Moldova: World Bank Strengthens Efforts to Address Road Safety

May 26, 2010

CHISINAU, May 26, 2010 – The World Bank gathered key players today to discuss efforts to improve road safety in Moldova through better policing. With five hundred people killed per year on Moldovan roads and over three and a half thousand injured, road safety is considered an important priority for the World Bank and the Government of Moldova.

Modern and safe roads are critical to improving business activity, connecting citizens to services, schools and hospitals and making Moldovan goods more competitive on foreign markets. Poor roads translate into high traffic fatalities, increased maintenance costs for vehicle owners and lost business opportunities for the private sector.

The conference follows the launch of a training program to address road safety through better policing. The World Bank’s training program on road safety brings experts from the UK and Georgia to advise Moldovan counterparts on road safety reform and enforcement. The program is funded by the World Bank, with support from the UK’s Eastern Alliance for Safe and Sustainable Transport.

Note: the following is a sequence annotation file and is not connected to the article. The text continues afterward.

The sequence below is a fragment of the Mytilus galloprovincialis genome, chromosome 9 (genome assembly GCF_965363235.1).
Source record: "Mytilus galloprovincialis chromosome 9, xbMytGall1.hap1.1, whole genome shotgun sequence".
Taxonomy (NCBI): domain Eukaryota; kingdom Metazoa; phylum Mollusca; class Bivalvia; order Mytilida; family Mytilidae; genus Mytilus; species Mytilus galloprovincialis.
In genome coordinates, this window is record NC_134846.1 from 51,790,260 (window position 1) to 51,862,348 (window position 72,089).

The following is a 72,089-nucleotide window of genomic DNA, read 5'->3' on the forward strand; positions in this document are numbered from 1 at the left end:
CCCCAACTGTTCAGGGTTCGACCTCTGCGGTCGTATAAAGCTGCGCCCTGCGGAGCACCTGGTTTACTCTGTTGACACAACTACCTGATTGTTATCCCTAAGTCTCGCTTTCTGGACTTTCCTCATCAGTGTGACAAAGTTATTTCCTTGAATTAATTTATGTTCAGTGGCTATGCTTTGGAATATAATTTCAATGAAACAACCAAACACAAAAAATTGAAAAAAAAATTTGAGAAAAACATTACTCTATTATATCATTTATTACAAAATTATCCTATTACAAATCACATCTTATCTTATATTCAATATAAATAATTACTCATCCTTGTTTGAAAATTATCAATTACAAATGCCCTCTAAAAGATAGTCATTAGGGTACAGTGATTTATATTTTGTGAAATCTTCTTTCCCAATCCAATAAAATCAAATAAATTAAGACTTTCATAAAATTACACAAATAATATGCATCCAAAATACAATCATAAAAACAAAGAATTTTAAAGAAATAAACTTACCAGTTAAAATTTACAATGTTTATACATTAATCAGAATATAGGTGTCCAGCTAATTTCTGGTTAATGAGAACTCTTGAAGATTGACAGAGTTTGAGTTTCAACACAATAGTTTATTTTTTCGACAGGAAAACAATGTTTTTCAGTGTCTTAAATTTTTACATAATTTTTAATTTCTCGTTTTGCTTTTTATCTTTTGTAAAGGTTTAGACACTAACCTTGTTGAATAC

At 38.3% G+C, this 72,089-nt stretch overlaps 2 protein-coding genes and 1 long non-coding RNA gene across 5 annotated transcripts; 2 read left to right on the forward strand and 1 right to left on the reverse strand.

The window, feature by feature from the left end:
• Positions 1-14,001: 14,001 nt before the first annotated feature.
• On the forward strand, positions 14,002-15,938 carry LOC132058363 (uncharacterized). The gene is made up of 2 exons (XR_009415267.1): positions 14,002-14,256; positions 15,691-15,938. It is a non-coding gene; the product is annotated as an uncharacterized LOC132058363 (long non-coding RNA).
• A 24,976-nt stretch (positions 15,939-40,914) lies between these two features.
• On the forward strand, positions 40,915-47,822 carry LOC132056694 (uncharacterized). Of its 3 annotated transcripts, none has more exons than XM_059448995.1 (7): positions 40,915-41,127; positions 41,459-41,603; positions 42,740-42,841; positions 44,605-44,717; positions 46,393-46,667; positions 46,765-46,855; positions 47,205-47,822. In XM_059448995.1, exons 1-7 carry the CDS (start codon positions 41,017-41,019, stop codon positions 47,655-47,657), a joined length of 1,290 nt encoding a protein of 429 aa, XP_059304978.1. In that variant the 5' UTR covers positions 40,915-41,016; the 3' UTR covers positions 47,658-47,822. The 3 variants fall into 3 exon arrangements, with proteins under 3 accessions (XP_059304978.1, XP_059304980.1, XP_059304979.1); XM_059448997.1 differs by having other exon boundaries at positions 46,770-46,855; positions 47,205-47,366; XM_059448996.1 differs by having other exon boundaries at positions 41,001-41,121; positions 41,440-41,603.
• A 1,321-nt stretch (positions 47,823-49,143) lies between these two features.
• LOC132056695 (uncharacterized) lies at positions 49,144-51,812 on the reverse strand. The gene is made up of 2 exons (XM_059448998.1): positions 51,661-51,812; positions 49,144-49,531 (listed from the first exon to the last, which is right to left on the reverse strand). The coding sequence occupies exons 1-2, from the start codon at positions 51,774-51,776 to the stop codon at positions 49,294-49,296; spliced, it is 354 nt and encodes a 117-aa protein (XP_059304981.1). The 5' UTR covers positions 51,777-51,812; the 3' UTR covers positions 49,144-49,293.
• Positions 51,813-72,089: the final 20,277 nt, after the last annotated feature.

"Road accidents are a leading cause of fatalities in Moldova", said Melanie Marlett, World Bank Country Manager in Moldova."The country needs modern and safe roads to connect people to schools, hospitals and build a thriving business environment."

The joint donor roads mission comprising the World Bank, European Investment Bank, European Bank for Reconstruction and Development, the European Commission and the Millennium Challenge Corporation is visiting Moldova this week to monitor the implementation of the Government’s Roads Sector Program. The development partners discussed ways to enhance Moldova’s infrastructure and looked at road investment options.

Moldova is a signatory to the March 2010 United Nations Resolution calling for a Decade of Action on Road Safety and a "Make Roads Safe" Campaign is on track to raise awareness of road safety measures such as wearing seat belts and helmets, using child car seats and not speeding or drink-driving.

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